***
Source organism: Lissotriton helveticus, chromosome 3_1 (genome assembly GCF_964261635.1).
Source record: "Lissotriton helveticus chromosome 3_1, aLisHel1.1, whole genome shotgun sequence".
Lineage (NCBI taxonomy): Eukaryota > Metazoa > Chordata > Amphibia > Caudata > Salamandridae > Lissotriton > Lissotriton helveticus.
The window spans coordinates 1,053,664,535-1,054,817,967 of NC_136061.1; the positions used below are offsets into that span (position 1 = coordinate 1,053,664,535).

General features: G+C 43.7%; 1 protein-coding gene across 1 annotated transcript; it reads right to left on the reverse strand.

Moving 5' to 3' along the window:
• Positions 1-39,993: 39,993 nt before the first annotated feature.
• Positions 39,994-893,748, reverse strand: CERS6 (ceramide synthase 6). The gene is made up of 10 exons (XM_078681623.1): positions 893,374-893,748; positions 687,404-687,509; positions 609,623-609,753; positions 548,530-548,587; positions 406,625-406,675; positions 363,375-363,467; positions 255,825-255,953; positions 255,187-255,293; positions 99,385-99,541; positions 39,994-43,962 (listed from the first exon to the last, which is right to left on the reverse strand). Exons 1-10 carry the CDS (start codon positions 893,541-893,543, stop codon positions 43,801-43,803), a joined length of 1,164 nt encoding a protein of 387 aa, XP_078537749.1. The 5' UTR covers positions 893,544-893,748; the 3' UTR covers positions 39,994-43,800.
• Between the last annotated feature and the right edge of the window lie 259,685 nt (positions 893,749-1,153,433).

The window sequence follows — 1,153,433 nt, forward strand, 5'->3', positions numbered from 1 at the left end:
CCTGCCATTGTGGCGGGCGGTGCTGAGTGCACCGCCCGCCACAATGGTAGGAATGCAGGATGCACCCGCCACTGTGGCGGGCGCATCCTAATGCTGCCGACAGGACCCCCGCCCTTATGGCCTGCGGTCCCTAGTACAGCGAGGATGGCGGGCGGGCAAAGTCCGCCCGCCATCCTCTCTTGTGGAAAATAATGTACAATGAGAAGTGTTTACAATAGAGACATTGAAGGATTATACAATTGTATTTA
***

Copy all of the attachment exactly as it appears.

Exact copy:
Source organism: Lissotriton helveticus, chromosome 3_1 (genome assembly GCF_964261635.1).
Source record: "Lissotriton helveticus chromosome 3_1, aLisHel1.1, whole genome shotgun sequence".
Lineage (NCBI taxonomy): Eukaryota > Metazoa > Chordata > Amphibia > Caudata > Salamandridae > Lissotriton > Lissotriton helveticus.
The window spans coordinates 1,053,664,535-1,054,817,967 of NC_136061.1; the positions used below are offsets into that span (position 1 = coordinate 1,053,664,535).

General features: G+C 43.7%; 1 protein-coding gene across 1 annotated transcript; it reads right to left on the reverse strand.

Moving 5' to 3' along the window:
• Positions 1-39,993: 39,993 nt before the first annotated feature.
• Positions 39,994-893,748, reverse strand: CERS6 (ceramide synthase 6). The gene is made up of 10 exons (XM_078681623.1): positions 893,374-893,748; positions 687,404-687,509; positions 609,623-609,753; positions 548,530-548,587; positions 406,625-406,675; positions 363,375-363,467; positions 255,825-255,953; positions 255,187-255,293; positions 99,385-99,541; positions 39,994-43,962 (listed from the first exon to the last, which is right to left on the reverse strand). Exons 1-10 carry the CDS (start codon positions 893,541-893,543, stop codon positions 43,801-43,803), a joined length of 1,164 nt encoding a protein of 387 aa, XP_078537749.1. The 5' UTR covers positions 893,544-893,748; the 3' UTR covers positions 39,994-43,800.
• Between the last annotated feature and the right edge of the window lie 259,685 nt (positions 893,749-1,153,433).

The window sequence follows — 1,153,433 nt, forward strand, 5'->3', positions numbered from 1 at the left end:
CCTGCCATTGTGGCGGGCGGTGCTGAGTGCACCGCCCGCCACAATGGTAGGAATGCAGGATGCACCCGCCACTGTGGCGGGCGCATCCTAATGCTGCCGACAGGACCCCCGCCCTTATGGCCTGCGGTCCCTAGTACAGCGAGGATGGCGGGCGGGCAAAGTCCGCCCGCCATCCTCTCTTGTGGAAAATAATGTACAATGAGAAGTGTTTACAATAGAGACATTGAAGGATTATACAATTGTATTTA